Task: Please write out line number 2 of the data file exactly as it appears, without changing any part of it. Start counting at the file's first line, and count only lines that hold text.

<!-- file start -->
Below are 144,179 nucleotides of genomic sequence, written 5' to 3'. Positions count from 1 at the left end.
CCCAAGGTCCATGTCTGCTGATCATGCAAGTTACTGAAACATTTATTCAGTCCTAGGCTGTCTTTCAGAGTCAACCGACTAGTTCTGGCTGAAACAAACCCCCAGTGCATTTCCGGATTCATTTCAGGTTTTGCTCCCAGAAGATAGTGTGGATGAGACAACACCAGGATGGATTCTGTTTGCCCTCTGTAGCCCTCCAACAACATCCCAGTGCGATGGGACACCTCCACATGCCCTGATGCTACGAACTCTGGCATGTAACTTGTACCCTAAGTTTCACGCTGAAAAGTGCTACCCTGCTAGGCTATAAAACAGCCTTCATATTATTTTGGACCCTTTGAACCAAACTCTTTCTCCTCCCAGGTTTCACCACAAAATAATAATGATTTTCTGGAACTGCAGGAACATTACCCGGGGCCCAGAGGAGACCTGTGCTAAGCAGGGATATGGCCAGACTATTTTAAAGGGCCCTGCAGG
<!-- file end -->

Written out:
CCCAAGGTCCATGTCTGCTGATCATGCAAGTTACTGAAACATTTATTCAGTCCTAGGCTGTCTTTCAGAGTCAACCGACTAGTTCTGGCTGAAACAAACCCCCAGTGCATTTCCGGATTCATTTCAGGTTTTGCTCCCAGAAGATAGTGTGGATGAGACAACACCAGGATGGATTCTGTTTGCCCTCTGTAGCCCTCCAACAACATCCCAGTGCGATGGGACACCTCCACATGCCCTGATGCTACGAACTCTGGCATGTAACTTGTACCCTAAGTTTCACGCTGAAAAGTGCTACCCTGCTAGGCTATAAAACAGCCTTCATATTATTTTGGACCCTTTGAACCAAACTCTTTCTCCTCCCAGGTTTCACCACAAAATAATAATGATTTTCTGGAACTGCAGGAACATTACCCGGGGCCCAGAGGAGACCTGTGCTAAGCAGGGATATGGCCAGACTATTTTAAAGGGCCCTGCAGG